Machine-learning-accelerated multimodal characterization and multiobjective design optimization of natural porous materials†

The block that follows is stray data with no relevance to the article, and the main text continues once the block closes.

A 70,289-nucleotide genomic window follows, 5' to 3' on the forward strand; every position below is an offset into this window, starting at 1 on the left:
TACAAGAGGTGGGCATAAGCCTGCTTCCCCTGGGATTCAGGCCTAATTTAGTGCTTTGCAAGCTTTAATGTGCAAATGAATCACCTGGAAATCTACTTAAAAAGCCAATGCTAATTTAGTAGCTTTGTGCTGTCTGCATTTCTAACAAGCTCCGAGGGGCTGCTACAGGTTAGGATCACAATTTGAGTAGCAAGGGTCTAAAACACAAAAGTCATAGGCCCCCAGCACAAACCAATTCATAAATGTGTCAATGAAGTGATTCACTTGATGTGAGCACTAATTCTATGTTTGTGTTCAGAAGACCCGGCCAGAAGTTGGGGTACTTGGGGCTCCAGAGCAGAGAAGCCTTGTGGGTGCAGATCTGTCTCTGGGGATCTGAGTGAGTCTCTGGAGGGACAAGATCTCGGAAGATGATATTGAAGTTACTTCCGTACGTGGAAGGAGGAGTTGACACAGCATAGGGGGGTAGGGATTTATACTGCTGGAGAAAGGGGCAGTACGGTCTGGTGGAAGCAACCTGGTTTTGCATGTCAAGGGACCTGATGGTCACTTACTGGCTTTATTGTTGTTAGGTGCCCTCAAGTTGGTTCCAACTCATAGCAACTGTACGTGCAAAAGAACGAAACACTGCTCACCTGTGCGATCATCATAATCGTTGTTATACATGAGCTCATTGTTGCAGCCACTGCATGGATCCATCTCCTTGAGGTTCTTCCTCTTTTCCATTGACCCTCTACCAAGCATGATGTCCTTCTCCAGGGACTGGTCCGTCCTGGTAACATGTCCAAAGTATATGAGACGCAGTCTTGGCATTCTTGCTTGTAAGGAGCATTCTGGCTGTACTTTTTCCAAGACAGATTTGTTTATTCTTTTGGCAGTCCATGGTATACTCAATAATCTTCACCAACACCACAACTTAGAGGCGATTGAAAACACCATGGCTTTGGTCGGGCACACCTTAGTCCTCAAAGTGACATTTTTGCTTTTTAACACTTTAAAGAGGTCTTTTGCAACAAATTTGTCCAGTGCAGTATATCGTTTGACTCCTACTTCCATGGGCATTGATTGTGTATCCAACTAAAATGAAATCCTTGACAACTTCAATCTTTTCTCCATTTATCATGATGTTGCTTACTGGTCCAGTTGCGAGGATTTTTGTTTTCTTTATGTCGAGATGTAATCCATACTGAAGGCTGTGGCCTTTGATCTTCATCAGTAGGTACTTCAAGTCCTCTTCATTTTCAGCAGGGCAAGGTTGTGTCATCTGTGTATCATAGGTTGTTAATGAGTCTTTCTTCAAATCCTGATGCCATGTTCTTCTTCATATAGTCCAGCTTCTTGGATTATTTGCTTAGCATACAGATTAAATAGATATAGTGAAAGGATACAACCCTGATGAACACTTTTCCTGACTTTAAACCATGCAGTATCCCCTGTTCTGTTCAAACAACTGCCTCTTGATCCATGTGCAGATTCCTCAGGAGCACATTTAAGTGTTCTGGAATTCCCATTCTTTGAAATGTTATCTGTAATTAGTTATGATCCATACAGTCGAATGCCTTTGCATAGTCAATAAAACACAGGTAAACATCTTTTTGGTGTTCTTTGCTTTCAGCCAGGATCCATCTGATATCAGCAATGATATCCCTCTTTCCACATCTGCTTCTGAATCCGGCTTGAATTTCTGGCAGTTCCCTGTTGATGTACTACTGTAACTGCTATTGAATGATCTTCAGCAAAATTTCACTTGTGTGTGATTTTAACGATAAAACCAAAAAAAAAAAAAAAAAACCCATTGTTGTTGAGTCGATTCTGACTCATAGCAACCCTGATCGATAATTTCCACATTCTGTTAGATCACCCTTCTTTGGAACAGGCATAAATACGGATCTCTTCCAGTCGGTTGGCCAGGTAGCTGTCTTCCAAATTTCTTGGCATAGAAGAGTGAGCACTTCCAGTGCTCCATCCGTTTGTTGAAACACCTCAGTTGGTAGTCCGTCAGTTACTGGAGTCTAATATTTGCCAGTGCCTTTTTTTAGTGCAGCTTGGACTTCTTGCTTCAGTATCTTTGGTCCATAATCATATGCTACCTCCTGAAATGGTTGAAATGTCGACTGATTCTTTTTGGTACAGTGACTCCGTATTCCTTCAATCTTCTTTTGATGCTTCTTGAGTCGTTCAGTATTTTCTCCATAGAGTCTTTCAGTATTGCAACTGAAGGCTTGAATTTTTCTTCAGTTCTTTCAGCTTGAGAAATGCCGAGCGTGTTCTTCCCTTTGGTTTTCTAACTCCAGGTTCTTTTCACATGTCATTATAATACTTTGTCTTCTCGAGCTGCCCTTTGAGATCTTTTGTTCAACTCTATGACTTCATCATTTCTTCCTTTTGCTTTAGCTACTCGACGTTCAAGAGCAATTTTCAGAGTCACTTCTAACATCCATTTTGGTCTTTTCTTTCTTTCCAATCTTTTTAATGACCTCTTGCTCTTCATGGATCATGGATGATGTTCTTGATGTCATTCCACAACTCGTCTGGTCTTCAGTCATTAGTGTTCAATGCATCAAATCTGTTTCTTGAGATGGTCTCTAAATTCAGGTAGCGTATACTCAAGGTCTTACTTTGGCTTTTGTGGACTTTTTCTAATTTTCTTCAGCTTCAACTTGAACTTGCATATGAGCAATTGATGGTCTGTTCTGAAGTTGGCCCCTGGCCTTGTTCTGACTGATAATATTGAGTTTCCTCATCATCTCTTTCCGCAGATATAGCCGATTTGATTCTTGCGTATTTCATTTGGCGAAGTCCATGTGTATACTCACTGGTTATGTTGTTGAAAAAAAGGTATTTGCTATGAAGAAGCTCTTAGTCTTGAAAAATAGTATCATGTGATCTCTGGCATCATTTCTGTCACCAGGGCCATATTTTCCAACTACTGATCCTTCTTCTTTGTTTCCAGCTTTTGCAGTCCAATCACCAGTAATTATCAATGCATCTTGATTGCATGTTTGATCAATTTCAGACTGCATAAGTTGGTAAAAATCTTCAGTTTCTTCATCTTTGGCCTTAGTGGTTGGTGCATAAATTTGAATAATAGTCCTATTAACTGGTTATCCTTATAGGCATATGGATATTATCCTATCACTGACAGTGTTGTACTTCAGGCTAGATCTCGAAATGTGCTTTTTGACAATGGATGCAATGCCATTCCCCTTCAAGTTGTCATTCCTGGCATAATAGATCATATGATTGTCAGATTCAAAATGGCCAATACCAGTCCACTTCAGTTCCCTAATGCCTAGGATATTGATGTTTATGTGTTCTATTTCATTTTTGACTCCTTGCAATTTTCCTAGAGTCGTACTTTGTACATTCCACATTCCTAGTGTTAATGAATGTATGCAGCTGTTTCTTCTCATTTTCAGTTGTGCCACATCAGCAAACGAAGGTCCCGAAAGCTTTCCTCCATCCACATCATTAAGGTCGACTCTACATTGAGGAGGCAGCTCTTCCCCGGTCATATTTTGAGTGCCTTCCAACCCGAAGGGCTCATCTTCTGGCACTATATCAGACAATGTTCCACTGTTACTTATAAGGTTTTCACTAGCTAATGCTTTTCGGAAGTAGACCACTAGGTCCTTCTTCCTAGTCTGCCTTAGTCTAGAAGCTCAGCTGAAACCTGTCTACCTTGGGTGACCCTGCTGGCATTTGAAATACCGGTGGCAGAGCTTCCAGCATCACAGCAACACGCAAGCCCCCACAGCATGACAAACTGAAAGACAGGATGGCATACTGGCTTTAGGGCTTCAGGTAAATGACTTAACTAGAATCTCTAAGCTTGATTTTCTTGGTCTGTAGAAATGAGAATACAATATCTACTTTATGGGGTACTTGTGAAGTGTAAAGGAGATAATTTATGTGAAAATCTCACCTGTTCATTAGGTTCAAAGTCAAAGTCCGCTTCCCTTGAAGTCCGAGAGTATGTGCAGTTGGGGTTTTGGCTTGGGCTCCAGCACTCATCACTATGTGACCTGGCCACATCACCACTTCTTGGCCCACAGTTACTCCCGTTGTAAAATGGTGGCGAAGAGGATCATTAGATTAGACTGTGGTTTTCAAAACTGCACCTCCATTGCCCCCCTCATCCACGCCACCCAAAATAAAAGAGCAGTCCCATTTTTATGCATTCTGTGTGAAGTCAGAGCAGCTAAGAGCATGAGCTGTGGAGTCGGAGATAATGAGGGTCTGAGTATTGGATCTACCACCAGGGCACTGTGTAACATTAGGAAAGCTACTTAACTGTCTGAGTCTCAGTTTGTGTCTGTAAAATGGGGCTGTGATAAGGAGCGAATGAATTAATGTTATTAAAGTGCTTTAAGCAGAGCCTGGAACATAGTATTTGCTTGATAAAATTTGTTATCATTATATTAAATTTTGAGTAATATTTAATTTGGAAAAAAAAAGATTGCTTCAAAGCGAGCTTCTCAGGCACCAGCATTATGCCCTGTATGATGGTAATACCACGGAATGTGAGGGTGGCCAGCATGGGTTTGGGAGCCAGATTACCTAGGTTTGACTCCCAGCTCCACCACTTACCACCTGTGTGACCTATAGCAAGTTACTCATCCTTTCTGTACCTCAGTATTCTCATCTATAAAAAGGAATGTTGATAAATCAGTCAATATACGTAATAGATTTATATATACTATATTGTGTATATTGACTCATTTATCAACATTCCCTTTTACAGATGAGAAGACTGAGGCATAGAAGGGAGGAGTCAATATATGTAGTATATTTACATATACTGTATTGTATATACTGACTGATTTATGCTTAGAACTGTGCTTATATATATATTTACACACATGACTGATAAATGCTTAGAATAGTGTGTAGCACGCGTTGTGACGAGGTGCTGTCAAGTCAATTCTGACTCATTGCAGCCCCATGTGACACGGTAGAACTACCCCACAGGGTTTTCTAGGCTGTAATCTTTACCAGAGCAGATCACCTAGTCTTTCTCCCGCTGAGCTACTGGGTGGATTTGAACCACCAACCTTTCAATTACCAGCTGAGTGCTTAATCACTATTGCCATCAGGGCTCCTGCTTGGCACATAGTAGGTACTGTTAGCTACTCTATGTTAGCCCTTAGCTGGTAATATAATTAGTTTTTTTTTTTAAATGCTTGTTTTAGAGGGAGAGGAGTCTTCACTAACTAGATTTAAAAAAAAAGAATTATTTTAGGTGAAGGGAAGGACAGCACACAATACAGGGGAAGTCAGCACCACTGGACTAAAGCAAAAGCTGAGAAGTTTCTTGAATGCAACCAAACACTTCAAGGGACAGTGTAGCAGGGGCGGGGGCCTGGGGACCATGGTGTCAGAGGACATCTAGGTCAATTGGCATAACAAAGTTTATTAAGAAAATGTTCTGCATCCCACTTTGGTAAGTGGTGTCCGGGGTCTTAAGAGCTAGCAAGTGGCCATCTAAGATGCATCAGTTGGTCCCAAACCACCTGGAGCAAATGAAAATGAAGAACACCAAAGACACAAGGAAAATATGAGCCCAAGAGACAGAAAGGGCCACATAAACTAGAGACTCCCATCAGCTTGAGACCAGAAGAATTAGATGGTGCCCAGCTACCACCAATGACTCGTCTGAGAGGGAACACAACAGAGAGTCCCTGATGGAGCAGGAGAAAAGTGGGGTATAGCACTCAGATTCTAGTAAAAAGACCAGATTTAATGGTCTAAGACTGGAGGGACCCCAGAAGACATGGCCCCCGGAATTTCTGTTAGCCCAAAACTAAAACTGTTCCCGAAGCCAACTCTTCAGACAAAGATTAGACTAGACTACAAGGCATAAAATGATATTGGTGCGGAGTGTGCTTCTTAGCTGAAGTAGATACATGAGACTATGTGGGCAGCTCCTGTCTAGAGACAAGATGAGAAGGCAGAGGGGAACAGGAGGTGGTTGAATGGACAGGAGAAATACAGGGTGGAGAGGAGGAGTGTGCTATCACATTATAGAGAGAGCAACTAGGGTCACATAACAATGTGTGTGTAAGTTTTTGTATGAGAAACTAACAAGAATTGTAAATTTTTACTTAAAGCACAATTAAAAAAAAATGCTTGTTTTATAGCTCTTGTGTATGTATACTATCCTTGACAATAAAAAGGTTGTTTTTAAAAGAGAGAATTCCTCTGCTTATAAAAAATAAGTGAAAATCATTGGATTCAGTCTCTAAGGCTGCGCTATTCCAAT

Natural porous materials such as nanoporous clays are used as green and low-cost adsorbents and catalysts. The key factors determining their performance in these applications are the pore morphology and surface activity, which are typically represented by properties such as specific surface area, pore volume, micropore content and pH. The latter may be modified and tuned to specific applications through material processing and/or chemical treatment. Characterization of the material, raw or processed, is typically performed experimentally, which can become costly especially in the context of tuning of the properties towards specific application requirements and needing numerous experiments. In this work, we present an application of tree-based machine learning methods trained on experimental datasets to accelerate the characterization of natural porous materials. The resulting models allow reliable prediction of the outcomes of experimental characterization of processed materials (R2 from 0.78 to 0.99) as well as identification of key factors contributing to those properties through feature importance analysis. Furthermore, the high throughput of the models enables exploration of processing parameter–property correlations and multiobjective optimization of prototype materials towards specific applications. We have applied these methodologies to pinpoint and rationalize optimal processing conditions for clays exploitable in acid catalysis. One of such identified materials was synthesized and tested revealing appreciable acid character improvement with respect to the pristine material. Specifically, it achieved 79% removal of chlorophyll-a in acid catalyzed degradation.